Ahead of their first headline tour of Australia since 2012 and their first appearance here since blowing away Laneway earlier this year and Splendour In The Grass the year before that, Baltimore, MD trio Future Islands are one of the most visceral, heart-rendingly emotional and above all else entertaining acts both live and on record. Seriously, you haven’t experienced anything like a live Future Islands show, believe me.
We had the absolute privilege of getting to have a pre-tour chat with bassist, guitarist and the man who really anchors the sound of Future Islands, William Cashion.
How’s it going William, where in the world do we find you at the moment?
I’m good, I’m good. I’m just in Baltimore right now. It’s a rainy evening here.
Typical Baltimore weather?
Yeah, but it’s starting to feel like Fall here which is nice.
I can imagine. Just wanted to say thank you for everything you guys have done musically. Like a lot of other fans it was Singles that first put me on to you, but being able to backtrack through your entire discography there are so many songs and moments on your albums that have helped me through some really tough times, so thank you!
Oh nice, thanks.
To that end, I guess the whole appeal of Future Islands is in the really raw emotion and feeling of it all. Given that you play your songs over and over again, do you find they still conjure up the same feelings as they did when you first played them or have these changed at all?
Yeah I think it’s important and you have to remind yourself that there are a lot of people there in the audience for whom it might be their first time hearing a particular song so you have to try and remember and to play it as though it’s the first time you’ve ever played it live. To remember it’s that same spirit from when it was first written. I know that Sam (Herring, vocals) writes a lot of our songs and so he’ll definitely tap into the feelings that he had when he first wrote a certain lyric at a certain point.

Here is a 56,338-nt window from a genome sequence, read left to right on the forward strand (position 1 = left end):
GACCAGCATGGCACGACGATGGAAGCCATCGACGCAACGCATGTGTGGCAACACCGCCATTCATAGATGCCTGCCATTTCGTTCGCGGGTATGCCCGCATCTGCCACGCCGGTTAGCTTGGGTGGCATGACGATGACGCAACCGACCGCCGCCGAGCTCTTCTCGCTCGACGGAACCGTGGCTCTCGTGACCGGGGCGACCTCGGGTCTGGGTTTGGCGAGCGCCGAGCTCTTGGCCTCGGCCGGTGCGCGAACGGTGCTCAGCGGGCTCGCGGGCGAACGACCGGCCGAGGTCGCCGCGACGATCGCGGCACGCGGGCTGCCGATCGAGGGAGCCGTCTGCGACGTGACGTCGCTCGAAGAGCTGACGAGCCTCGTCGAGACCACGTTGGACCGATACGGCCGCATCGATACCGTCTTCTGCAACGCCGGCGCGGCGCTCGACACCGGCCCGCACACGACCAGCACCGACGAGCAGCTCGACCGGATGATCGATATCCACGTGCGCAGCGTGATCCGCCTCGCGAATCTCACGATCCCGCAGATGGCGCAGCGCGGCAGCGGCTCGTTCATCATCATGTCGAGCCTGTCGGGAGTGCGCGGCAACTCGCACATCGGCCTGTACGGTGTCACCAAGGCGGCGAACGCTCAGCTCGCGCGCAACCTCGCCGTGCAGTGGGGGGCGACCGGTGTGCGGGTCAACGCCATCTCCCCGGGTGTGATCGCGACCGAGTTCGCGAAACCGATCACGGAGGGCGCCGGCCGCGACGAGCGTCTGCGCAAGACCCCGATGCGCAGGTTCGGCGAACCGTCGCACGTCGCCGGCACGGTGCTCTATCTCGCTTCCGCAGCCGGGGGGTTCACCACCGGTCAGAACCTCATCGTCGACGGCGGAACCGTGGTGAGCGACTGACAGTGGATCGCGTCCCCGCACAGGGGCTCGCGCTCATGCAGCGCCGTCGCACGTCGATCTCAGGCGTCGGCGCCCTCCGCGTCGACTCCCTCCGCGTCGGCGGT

Seeing the crowd react and respond and, you know, smile or cry or laugh along with our songs is always exciting and I feel like the energy from them gives us energy and so it’s kind of a feedback loop. It’s a relationship that goes back and forth with our audience.
Definitely. With your frontman Sam tapping into those feelings it really translates into his voice and he’s well known not just for his dance moves but also for being able to change the pitch, the tone, the volume and just about anything else with his voice on a dime. Do you and Gerrit (Welmers, synthesisers) find it’s particularly hard work trying to keep up with him and be cohesive playing live?
I guess with the bass guitar and also with the live drums, we’ll do things that will kind of accentuate the way that Sam is singing or what he’s singing about just in different effects or how hard we’re playing. Maybe Mike will play a drum fill of some kind. We’ll just try and do little flourishes that will kind of add to what Sam is doing.
Me, Sam and Gerrit have been writing songs together for about 13 years now and we’ve been performing them live for just about as long so we just kind of have a chemistry when we perform live that we’ve been working on and just the way that we approach it and the way that we perform it has mostly stayed the same over that time but I think we’ve gotten a lot better about it.
There’s also knowing when Sam’s going to fling the mic cable over and when I need to turn my back to him so that it doesn’t hit my bass or to lift my leg up so that he doesn’t knock the pedals over.
It’s just about an occupational hazard working with him, I’m sure.
Just touching on the length of time you’ve been working on this, we see a lot of bands who find their rise to stardom kind of an incremental progress with a record and a tour and another record and it’s a slow build. You have other bands who release one record or song and blow up from the word go. It was interesting with Future Islands because you guys plugged away for so many years and then all of a sudden just exploded almost overnight. How did that feel for you? Did you approach it as a new start?